A collaboration between universities, nonprofits, and a geospatial mapper led to development of a highway solar evaluation tool.
From pv magazine USA
Research published by the Webber Energy Group at the University of Texas at Austin and nonprofit group The Ray has led to a partnership with geographic information system (GIS) mapping company Esri to create a highway right-of-way (ROW) solar evaluation tool.
The study found that installing solar panels at highway exits could generate up to 36 TWh per year. That is enough to power 12 million passenger electric vehicles, and has an estimated value of energy of $4 billion per year, said Esri.
Installing solar arrays at interchanges, exits, rest areas, visitor centers, which are maintained by state governments, can be challenging due to safety, environmental, and future land-use concerns. To address this, The Ray partnered with Esri to configure a solar mapping tool that analyzes how suitable and economically valuable a given ROW location might be.
The tool uses Esri’s ArcGIS software suite, and includes 3D modeling, solar radiation calculations based of elevation and surface, and viewshed analysis. The tool reduces what used to be a weeks- or months-long process into a fraction of the time, and does it more precisely.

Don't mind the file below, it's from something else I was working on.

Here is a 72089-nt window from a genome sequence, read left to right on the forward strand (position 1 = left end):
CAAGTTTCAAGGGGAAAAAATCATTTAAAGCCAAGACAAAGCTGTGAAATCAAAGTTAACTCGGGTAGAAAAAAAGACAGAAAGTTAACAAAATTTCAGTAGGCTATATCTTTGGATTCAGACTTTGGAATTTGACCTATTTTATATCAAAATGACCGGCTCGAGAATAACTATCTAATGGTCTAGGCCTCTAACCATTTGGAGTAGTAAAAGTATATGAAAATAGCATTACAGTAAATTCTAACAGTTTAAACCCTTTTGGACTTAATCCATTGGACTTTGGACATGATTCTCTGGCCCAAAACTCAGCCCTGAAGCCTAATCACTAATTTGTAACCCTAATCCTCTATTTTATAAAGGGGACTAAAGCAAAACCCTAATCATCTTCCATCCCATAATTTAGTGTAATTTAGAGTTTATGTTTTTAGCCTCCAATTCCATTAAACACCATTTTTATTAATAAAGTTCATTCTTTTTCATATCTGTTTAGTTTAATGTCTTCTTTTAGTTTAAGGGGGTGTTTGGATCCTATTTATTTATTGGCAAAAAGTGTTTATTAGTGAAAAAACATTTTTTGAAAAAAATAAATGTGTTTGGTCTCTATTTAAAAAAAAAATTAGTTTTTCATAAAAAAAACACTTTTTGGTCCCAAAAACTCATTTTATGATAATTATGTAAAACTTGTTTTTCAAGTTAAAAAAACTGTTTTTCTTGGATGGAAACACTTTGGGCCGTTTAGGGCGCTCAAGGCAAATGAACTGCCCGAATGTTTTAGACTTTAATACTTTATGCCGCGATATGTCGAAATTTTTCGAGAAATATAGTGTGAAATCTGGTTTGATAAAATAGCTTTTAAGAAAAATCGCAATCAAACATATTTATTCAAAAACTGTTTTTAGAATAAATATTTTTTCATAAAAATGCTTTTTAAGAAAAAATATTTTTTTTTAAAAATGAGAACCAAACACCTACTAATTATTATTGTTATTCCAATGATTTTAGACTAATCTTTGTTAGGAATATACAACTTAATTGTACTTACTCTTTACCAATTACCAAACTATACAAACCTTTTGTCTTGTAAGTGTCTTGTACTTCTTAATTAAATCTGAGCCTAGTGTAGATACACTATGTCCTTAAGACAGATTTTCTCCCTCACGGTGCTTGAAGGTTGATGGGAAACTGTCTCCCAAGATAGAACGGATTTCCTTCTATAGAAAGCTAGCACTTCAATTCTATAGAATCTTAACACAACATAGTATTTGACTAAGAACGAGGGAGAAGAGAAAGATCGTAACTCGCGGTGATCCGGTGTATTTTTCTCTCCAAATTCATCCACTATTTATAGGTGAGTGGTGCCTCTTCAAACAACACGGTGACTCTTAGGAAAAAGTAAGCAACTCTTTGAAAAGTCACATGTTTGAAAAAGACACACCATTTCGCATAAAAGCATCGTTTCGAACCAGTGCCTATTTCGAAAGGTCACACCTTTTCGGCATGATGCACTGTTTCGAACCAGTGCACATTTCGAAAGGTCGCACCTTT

The Ray has a solar test bed west of Georgia’s I-85, which the group said functions as a proving ground for solar, EV charging, and smart landscape architecture. The Ray now works in 15 states and over two dozen transportation agencies to replicate the results of the Georgia test bed.
(Read: “Solar in uncommon spaces”)
In addition to modeling the value of the solar array, the Esri model enables department of transportation developers to anticipate unintended consequences, such as the interruption of a scenic viewshed. It allows for preliminary site planning exercises, including altering shape, size, and scope of the project to evaluate different levels of impact to the surrounding community.
GIS continues to play a growing role in solar development. Some providers offer free, open-source resources , as well.
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Source: pv magazine